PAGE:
What are the principal advantages of using a single building information model of the existing conditions as the foundation for modeling proposed additions or renovations?
- Why not create a separate model for the new proposed design?
Having a single building information model allows all stakeholders to have the most updated information about the existing conditions, and this also helps designers to model more accurately any new proposed work. Moreover, if certain materials or elements will be similar to the ones used in the existing building, these are carried over into the model as well as elevation information, site topography and geographical location, among others. If a separate model is created, we would loose the previous information, and we might not accurately represent existing conditions, so we could end up with a model that overlaps or that does not match with the existing building(s).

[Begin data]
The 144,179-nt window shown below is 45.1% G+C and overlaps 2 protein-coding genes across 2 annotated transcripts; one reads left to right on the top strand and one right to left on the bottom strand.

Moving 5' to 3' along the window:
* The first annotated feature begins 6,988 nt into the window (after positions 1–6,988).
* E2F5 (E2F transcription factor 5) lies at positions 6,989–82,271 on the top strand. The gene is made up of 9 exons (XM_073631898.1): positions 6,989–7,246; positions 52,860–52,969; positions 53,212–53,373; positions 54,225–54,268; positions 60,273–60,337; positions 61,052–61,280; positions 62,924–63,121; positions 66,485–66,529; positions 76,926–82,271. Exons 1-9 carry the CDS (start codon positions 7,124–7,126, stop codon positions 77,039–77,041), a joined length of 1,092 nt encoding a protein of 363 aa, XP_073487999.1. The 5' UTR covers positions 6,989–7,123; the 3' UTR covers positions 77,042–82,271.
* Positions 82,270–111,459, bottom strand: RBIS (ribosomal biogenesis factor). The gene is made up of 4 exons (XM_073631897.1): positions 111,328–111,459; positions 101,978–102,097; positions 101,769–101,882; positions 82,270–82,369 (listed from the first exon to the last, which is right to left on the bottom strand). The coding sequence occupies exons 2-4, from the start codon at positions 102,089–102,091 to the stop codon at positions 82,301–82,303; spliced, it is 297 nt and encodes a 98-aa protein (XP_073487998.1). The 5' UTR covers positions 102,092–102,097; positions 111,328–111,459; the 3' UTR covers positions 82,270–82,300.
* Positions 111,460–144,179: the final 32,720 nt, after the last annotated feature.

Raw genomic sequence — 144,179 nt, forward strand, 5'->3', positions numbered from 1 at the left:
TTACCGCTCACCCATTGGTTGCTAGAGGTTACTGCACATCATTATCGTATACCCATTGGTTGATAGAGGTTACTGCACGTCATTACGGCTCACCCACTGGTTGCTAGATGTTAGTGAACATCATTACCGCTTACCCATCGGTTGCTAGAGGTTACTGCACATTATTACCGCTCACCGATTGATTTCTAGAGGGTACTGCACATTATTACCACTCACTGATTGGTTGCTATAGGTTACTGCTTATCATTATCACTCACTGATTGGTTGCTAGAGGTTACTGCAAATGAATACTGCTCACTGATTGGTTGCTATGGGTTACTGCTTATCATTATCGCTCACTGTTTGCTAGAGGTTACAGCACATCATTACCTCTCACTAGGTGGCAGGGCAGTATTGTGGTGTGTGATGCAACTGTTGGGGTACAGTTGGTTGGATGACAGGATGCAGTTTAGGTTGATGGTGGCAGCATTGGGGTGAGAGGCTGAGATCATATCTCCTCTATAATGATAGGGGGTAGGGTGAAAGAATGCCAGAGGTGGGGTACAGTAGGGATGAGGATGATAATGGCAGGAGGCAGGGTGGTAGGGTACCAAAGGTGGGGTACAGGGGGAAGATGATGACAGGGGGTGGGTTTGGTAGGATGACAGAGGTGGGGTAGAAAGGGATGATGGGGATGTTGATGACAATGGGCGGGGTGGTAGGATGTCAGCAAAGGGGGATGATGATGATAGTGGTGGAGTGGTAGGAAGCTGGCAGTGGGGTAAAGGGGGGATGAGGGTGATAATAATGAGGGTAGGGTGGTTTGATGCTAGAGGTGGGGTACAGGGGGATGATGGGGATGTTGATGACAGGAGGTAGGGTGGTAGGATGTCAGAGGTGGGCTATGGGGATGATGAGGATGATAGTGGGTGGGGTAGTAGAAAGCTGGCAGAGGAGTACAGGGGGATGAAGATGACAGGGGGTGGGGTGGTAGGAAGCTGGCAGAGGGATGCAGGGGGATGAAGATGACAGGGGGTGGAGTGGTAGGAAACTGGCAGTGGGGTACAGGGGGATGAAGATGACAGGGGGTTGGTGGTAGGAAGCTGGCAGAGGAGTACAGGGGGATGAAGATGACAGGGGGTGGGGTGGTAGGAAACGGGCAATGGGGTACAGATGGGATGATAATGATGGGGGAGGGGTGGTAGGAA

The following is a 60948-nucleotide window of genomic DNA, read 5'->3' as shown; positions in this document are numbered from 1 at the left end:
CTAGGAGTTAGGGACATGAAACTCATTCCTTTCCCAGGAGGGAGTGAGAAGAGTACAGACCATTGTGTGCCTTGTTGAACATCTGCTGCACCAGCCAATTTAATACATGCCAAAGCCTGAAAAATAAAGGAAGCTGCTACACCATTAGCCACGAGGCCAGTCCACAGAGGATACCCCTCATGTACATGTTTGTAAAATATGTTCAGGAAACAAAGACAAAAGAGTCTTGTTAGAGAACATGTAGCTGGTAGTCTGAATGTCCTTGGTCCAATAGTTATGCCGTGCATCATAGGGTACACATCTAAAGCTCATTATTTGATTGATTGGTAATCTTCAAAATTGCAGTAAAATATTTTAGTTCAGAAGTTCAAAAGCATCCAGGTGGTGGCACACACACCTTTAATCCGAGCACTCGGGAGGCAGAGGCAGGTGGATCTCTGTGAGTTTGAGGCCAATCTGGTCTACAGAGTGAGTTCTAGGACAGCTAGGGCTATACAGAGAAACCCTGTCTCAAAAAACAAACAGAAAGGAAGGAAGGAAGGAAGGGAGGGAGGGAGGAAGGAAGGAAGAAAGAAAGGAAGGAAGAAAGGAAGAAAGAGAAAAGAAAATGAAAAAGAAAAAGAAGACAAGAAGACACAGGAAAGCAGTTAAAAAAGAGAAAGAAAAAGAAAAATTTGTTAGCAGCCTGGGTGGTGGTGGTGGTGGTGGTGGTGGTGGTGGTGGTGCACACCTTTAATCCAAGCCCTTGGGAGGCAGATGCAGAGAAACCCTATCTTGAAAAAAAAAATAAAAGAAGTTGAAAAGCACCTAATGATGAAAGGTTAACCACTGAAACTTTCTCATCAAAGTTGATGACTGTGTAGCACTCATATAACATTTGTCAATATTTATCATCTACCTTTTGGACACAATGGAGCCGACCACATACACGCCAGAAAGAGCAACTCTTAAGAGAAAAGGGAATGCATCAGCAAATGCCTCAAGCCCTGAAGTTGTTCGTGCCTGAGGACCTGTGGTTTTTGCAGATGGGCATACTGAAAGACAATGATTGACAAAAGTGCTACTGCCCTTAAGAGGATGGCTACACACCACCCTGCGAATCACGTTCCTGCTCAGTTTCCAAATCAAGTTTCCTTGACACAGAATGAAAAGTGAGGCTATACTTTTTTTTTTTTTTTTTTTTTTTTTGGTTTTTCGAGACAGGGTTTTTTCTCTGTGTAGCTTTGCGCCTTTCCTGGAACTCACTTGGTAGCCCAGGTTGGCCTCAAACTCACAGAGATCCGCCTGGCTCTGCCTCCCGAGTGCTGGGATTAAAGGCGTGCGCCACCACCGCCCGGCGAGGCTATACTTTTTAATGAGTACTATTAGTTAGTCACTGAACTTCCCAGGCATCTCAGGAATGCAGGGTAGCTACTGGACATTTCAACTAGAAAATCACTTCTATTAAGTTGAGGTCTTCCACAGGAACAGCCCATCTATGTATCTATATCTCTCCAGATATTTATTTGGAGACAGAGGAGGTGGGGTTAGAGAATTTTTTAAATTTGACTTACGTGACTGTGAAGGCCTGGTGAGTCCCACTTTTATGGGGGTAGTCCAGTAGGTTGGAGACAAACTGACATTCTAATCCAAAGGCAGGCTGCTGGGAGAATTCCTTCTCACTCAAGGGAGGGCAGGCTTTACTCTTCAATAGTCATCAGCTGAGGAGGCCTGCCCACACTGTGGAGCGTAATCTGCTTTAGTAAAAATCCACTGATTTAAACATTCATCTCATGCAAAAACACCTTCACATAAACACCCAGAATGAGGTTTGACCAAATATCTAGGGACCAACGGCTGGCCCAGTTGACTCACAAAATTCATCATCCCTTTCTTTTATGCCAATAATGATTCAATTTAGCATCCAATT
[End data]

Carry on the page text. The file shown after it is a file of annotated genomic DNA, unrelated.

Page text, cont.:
What sort of complexities are introduced when you construct a building complex in phases?
- What happens at the interfaces between the buildings as the phases advance?
- How can you plan and prepare for these complexities as you create your initial building model?
What are the principal advantages of using a single building information model of the existing conditions as the foundation for modeling several proposed design alternatives for a portion of the building?
- Why not create a separate model for each of the design alternatives?
In your project, which features of the proposed design did you choose to model as design alternatives?
- Why did you choose these building features?
- And what were the biggest challenges in modeling them as the design alternatives?
I chose two features: to change two glass walls in the model section called "La Playa" which is the outdoor dining area for the cafeteria, and to add walls to divide meeting areas on the third floor. I chose these elements because they were easy to replace or to remove in any decision the client makes. However, the main challenge I encountered was to align the glass walls that divide the meeting areas with the main curtain wall at the front of the building, and since the new building has an "odd" shape, it was hard to align everything in that section.